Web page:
Multifamily space benefits from rising affordability gap

"It's been a phenomenal 12-month period," one REIT portfolio manager tells MPA

Multifamily space benefits from rising affordability gap

Amid higher mortgage rates and soaring property values – not to mention continuing market uncertainty and the strong likelihood for further inflation – the outlook for investment opportunities may appear bleak. Not if one’s portfolio is in the multifamily sector, however, according to an industry veteran.

Al Otero (pictured), portfolio manager at Armada ETF Advisors, spoke to Mortgage Professional America about the robust sector – which has been the beneficiary of the rising affordability gap in the housing market. Otero has worked in the REIT space for 30 years.

“It’s been a phenomenal 12-month period if you go back really to the summer of 2021,” Otero said. “From a seasonal perspective – we do a lot of our annual apartment leasing between May and August – that’s really where these guys make or break their years, is during those important spring and summer leasing seasons. We started to see things pick up last year as regions of the country came out of the pandemic, and it just perpetuated through the end of last year into the start of this year.”

There’s a reason why multifamily is the darling of investors, he noted: “When you think about the apartment industry, one of the reasons why it’s so loved by institutional investors in terms of buying assets directly and so loved by real estate private equities – the Blackstones and Starwoods of the world – is because it’s an all-weather asset class. It tends to do extremely well in good times, and it holds up and turns out to be pretty recession-proof in the bad times,” he said, referring to the investment firms Blackstone Inc. and Starwood Capital Group.

Indeed, the apartment sector has benefited from the sluggish housing market, yielding the economics of renting a housing unit to far outweigh the cost of homeownership. One apartment REIT reported during a recent earnings call that the rent proposition in their portfolio was 50% cheaper than owning a home in their respective markets.

Read more: REIT investment touted amid housing shortage

As a result, increased rental demand places residential landlords in a unique position. They have higher overall occupancy rates, retention rates and the ability to pass inflation costs on to the renters vis a vis higher leases. Consequently, rental income for REITs continues to rise, which should translate to higher dividend income payments to shareholders, Otero said.

Even the most corrosive economic effects of a pandemic weren’t enough to put too big a damper on the sector, he suggested: “Typically, we tend to see rent growth right around inflation,” Otero said. “If you go back pre-pandemic, it was in that 2%, 2.5% rental growth range. Maybe in a really strong market you’ll get to 3% and everybody would be fist bumping. But if you fast-forward to the current environment and kind of post-pandemic, we went through the period at the start and at the height of the pandemic where we were starting to see rent collections falter a bit obviously with folks losing their jobs, with rent moratoriums in place around the country – that was a bit of a hiccup for the apartment industry – but certainly nothing compared to what happened to hotels or office buildings. Compared to them, apartments breezed right through the pandemic.”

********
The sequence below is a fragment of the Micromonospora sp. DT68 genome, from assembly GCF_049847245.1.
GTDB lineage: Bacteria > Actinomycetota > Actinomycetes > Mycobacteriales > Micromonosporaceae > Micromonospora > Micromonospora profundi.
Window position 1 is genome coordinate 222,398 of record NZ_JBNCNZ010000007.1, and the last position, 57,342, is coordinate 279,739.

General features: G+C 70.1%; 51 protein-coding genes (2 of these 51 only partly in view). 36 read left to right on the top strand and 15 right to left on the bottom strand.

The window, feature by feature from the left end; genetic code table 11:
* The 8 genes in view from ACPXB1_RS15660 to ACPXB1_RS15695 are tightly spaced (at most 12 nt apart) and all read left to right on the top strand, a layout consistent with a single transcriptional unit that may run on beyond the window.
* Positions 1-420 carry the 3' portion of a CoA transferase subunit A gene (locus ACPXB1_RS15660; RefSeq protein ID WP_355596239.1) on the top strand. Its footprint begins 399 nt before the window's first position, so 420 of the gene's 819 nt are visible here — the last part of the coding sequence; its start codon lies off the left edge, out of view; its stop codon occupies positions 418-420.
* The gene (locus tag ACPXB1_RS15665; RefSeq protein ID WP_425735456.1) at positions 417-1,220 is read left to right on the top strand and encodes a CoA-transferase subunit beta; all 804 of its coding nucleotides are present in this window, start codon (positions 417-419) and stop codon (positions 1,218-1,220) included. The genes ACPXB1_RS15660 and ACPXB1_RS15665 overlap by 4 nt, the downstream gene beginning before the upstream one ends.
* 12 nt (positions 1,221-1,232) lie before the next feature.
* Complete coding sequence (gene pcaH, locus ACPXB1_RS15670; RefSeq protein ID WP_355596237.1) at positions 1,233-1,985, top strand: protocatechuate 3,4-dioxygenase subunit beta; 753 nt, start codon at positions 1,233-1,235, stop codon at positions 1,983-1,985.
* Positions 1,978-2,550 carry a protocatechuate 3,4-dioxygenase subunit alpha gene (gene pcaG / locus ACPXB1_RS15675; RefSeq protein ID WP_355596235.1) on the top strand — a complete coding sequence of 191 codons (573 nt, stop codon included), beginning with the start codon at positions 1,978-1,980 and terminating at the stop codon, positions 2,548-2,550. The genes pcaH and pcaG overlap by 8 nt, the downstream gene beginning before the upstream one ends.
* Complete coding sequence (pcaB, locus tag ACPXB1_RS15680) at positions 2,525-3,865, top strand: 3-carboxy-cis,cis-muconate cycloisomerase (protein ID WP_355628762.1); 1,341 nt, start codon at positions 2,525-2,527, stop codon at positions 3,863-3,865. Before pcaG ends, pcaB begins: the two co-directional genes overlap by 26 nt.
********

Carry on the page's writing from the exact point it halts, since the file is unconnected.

The sector continues to look bright, he said, noting REIT investors are keeping a close eye on the job market in assessing the sector: “We’ve been in an extremely vibrant environment,” Otero said. “The important numbers are jobs. We look at the monthly job data and look where unemployment is nationally and regionally to get a good feel.”

The winning streak continued through the second quarter of this year, Otero added. “We tend to put the apartment market into two buckets – coastal and the Sun Belt,” he said. “For REIT purposes, we have one or two companies that are a little more dedicated to the Midwest, but, realistically, it’s primarily the Sunbelt players and the coastal players. On a blended basis, rent growth in the second quarter was just about in line with the first at about 15% to 16% -- very, very strong rent growth. When we think of rent growth, we think of two factors. There are new leases – renting to that new college graduate, if you will, that new tenant – and then you have the renewal market. Those two combined have been in the mid to high teens for the last three quarters, right up to the second quarter – very, very strong numbers.”

Read next: New York City REIT posted increased revenue

Otero acknowledged the earnings season as a key barometer in judging the economic climate, as public companies reveal their net profits each quarter. “These companies tend to report earnings in the first week of August through the second week of August – primarily the first week of August, a couple in late July. But July was still very strong for these companies in terms of, again, these new lease numbers. The renewal numbers were very strong.”

Will this month fare as well? “August does start to slow down from a seasonal perspective, and we expect to see a little bit of that. But not as much as they were anticipating. Flash forward to the third and fourth quarters. Will we be off that 15% rent growth? I think we will, but we would still be in the 10% to 12% range, which is still very, very strong rent growth supported by jobs and occupancy level - which nationally is in the 96% range, which is really, really high occupancy.”

Take note, investors. Despite the current malaise of the economy, all is not lost.